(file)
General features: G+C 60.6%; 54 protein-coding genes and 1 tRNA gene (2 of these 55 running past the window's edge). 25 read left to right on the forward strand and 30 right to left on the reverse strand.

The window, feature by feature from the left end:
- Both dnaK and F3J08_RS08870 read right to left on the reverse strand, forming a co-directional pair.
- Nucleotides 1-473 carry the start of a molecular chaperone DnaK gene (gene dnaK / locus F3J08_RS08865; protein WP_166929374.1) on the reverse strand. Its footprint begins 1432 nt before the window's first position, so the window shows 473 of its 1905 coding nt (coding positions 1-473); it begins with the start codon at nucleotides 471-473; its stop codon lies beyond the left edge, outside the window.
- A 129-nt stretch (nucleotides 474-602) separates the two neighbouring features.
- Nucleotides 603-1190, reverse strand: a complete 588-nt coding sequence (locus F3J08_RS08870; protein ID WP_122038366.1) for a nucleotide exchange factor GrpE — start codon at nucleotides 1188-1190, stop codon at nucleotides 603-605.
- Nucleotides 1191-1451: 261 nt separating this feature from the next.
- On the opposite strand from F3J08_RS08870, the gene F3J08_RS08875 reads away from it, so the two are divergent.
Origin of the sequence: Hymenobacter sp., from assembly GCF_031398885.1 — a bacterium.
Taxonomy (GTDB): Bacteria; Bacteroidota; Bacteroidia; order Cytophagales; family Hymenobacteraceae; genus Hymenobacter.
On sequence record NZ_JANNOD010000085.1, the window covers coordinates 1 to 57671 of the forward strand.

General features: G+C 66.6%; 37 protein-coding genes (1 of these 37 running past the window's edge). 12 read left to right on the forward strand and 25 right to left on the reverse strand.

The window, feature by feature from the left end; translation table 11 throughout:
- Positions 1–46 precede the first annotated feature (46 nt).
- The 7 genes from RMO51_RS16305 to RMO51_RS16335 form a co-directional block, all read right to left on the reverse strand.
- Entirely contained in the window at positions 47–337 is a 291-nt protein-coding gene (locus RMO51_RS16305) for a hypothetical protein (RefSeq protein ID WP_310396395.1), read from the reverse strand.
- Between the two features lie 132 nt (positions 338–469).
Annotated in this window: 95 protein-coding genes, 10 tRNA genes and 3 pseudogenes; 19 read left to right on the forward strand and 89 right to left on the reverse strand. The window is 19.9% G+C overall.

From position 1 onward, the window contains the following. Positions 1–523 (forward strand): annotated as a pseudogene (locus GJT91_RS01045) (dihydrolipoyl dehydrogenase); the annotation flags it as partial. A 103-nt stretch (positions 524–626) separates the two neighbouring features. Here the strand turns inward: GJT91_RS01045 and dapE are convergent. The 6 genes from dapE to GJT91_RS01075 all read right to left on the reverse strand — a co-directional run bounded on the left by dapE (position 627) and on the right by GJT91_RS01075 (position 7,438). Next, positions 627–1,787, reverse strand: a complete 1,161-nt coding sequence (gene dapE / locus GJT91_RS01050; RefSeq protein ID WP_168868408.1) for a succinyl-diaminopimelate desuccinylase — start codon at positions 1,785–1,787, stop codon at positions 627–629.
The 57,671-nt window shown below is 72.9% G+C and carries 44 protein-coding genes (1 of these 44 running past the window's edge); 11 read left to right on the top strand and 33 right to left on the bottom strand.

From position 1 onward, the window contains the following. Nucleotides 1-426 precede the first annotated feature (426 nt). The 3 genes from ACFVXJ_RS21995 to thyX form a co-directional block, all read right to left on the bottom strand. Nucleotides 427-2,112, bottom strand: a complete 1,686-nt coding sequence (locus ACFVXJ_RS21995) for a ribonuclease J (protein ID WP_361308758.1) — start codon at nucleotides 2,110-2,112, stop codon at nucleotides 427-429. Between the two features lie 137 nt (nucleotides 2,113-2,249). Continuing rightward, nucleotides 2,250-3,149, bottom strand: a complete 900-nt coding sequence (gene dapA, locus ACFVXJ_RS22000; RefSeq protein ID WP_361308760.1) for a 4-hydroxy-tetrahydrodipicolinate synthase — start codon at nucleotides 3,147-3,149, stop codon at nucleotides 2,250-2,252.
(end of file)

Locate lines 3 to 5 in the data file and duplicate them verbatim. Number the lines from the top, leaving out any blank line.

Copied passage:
- Both dnaK and F3J08_RS08870 read right to left on the reverse strand, forming a co-directional pair.
- Nucleotides 1-473 carry the start of a molecular chaperone DnaK gene (gene dnaK / locus F3J08_RS08865; protein WP_166929374.1) on the reverse strand. Its footprint begins 1432 nt before the window's first position, so the window shows 473 of its 1905 coding nt (coding positions 1-473); it begins with the start codon at nucleotides 471-473; its stop codon lies beyond the left edge, outside the window.
- A 129-nt stretch (nucleotides 474-602) separates the two neighbouring features.